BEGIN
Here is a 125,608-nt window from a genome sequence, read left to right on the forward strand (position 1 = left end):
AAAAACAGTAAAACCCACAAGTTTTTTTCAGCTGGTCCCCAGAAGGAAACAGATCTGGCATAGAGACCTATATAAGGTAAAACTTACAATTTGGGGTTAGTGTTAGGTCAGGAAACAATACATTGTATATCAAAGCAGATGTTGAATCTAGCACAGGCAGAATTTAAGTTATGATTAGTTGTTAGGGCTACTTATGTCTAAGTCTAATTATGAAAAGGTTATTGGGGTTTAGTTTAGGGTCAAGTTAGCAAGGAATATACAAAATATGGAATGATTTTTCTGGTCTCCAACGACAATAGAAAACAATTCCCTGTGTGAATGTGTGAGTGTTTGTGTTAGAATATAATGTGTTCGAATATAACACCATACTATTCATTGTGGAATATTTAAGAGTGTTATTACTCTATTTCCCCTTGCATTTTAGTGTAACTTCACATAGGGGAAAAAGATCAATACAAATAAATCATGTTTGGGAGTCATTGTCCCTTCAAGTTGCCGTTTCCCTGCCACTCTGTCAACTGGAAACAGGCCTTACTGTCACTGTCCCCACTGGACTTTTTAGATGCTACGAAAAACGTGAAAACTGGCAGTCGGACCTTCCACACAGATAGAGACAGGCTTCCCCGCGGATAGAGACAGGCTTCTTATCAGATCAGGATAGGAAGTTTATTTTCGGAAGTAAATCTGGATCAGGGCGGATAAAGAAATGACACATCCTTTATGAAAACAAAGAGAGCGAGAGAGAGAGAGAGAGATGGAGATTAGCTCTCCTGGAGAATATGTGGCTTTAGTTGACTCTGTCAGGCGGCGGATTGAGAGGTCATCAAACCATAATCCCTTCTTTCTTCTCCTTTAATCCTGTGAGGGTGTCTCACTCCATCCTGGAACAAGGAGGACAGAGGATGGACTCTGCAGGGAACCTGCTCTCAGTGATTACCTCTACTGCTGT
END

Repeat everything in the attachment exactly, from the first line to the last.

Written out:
Here is a 125,608-nt window from a genome sequence, read left to right on the forward strand (position 1 = left end):
AAAAACAGTAAAACCCACAAGTTTTTTTCAGCTGGTCCCCAGAAGGAAACAGATCTGGCATAGAGACCTATATAAGGTAAAACTTACAATTTGGGGTTAGTGTTAGGTCAGGAAACAATACATTGTATATCAAAGCAGATGTTGAATCTAGCACAGGCAGAATTTAAGTTATGATTAGTTGTTAGGGCTACTTATGTCTAAGTCTAATTATGAAAAGGTTATTGGGGTTTAGTTTAGGGTCAAGTTAGCAAGGAATATACAAAATATGGAATGATTTTTCTGGTCTCCAACGACAATAGAAAACAATTCCCTGTGTGAATGTGTGAGTGTTTGTGTTAGAATATAATGTGTTCGAATATAACACCATACTATTCATTGTGGAATATTTAAGAGTGTTATTACTCTATTTCCCCTTGCATTTTAGTGTAACTTCACATAGGGGAAAAAGATCAATACAAATAAATCATGTTTGGGAGTCATTGTCCCTTCAAGTTGCCGTTTCCCTGCCACTCTGTCAACTGGAAACAGGCCTTACTGTCACTGTCCCCACTGGACTTTTTAGATGCTACGAAAAACGTGAAAACTGGCAGTCGGACCTTCCACACAGATAGAGACAGGCTTCCCCGCGGATAGAGACAGGCTTCTTATCAGATCAGGATAGGAAGTTTATTTTCGGAAGTAAATCTGGATCAGGGCGGATAAAGAAATGACACATCCTTTATGAAAACAAAGAGAGCGAGAGAGAGAGAGAGAGATGGAGATTAGCTCTCCTGGAGAATATGTGGCTTTAGTTGACTCTGTCAGGCGGCGGATTGAGAGGTCATCAAACCATAATCCCTTCTTTCTTCTCCTTTAATCCTGTGAGGGTGTCTCACTCCATCCTGGAACAAGGAGGACAGAGGATGGACTCTGCAGGGAACCTGCTCTCAGTGATTACCTCTACTGCTGT